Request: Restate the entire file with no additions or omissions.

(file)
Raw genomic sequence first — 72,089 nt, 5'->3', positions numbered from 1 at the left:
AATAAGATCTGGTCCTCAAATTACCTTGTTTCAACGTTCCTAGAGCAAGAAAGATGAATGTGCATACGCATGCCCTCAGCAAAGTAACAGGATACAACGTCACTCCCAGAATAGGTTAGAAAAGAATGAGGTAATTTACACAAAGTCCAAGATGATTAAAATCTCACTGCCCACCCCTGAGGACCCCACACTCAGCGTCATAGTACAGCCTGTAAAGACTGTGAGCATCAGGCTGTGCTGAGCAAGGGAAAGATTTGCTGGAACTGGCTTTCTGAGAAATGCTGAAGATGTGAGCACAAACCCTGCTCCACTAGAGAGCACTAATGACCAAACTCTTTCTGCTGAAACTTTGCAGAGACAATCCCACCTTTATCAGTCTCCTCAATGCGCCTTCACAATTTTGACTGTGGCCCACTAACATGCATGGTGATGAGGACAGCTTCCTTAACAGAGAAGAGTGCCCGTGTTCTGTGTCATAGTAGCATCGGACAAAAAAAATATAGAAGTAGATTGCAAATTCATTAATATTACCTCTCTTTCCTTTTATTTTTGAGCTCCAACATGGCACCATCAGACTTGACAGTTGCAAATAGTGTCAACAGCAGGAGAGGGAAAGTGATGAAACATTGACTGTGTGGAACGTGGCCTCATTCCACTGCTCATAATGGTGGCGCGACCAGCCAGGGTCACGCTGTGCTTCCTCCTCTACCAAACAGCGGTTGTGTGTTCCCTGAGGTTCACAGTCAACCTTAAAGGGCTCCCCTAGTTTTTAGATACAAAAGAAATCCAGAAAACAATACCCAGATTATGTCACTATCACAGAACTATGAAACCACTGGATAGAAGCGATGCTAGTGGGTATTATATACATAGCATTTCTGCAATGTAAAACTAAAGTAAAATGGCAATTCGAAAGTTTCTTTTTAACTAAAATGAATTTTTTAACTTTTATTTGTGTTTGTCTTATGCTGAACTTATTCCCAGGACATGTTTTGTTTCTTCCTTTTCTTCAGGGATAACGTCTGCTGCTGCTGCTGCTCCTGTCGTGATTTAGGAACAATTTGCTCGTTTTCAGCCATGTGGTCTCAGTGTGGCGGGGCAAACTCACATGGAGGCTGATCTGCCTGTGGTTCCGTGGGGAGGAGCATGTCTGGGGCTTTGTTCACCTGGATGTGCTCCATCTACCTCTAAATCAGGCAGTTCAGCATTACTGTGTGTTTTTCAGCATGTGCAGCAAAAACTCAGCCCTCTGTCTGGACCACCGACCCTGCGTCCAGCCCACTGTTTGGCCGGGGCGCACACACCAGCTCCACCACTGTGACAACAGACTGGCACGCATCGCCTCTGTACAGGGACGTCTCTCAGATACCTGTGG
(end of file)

Raw genomic sequence first — 72,089 nt, 5'->3', positions numbered from 1 at the left:
AATAAGATCTGGTCCTCAAATTACCTTGTTTCAACGTTCCTAGAGCAAGAAAGATGAATGTGCATACGCATGCCCTCAGCAAAGTAACAGGATACAACGTCACTCCCAGAATAGGTTAGAAAAGAATGAGGTAATTTACACAAAGTCCAAGATGATTAAAATCTCACTGCCCACCCCTGAGGACCCCACACTCAGCGTCATAGTACAGCCTGTAAAGACTGTGAGCATCAGGCTGTGCTGAGCAAGGGAAAGATTTGCTGGAACTGGCTTTCTGAGAAATGCTGAAGATGTGAGCACAAACCCTGCTCCACTAGAGAGCACTAATGACCAAACTCTTTCTGCTGAAACTTTGCAGAGACAATCCCACCTTTATCAGTCTCCTCAATGCGCCTTCACAATTTTGACTGTGGCCCACTAACATGCATGGTGATGAGGACAGCTTCCTTAACAGAGAAGAGTGCCCGTGTTCTGTGTCATAGTAGCATCGGACAAAAAAAATATAGAAGTAGATTGCAAATTCATTAATATTACCTCTCTTTCCTTTTATTTTTGAGCTCCAACATGGCACCATCAGACTTGACAGTTGCAAATAGTGTCAACAGCAGGAGAGGGAAAGTGATGAAACATTGACTGTGTGGAACGTGGCCTCATTCCACTGCTCATAATGGTGGCGCGACCAGCCAGGGTCACGCTGTGCTTCCTCCTCTACCAAACAGCGGTTGTGTGTTCCCTGAGGTTCACAGTCAACCTTAAAGGGCTCCCCTAGTTTTTAGATACAAAAGAAATCCAGAAAACAATACCCAGATTATGTCACTATCACAGAACTATGAAACCACTGGATAGAAGCGATGCTAGTGGGTATTATATACATAGCATTTCTGCAATGTAAAACTAAAGTAAAATGGCAATTCGAAAGTTTCTTTTTAACTAAAATGAATTTTTTAACTTTTATTTGTGTTTGTCTTATGCTGAACTTATTCCCAGGACATGTTTTGTTTCTTCCTTTTCTTCAGGGATAACGTCTGCTGCTGCTGCTGCTCCTGTCGTGATTTAGGAACAATTTGCTCGTTTTCAGCCATGTGGTCTCAGTGTGGCGGGGCAAACTCACATGGAGGCTGATCTGCCTGTGGTTCCGTGGGGAGGAGCATGTCTGGGGCTTTGTTCACCTGGATGTGCTCCATCTACCTCTAAATCAGGCAGTTCAGCATTACTGTGTGTTTTTCAGCATGTGCAGCAAAAACTCAGCCCTCTGTCTGGACCACCGACCCTGCGTCCAGCCCACTGTTTGGCCGGGGCGCACACACCAGCTCCACCACTGTGACAACAGACTGGCACGCATCGCCTCTGTACAGGGACGTCTCTCAGATACCTGTGG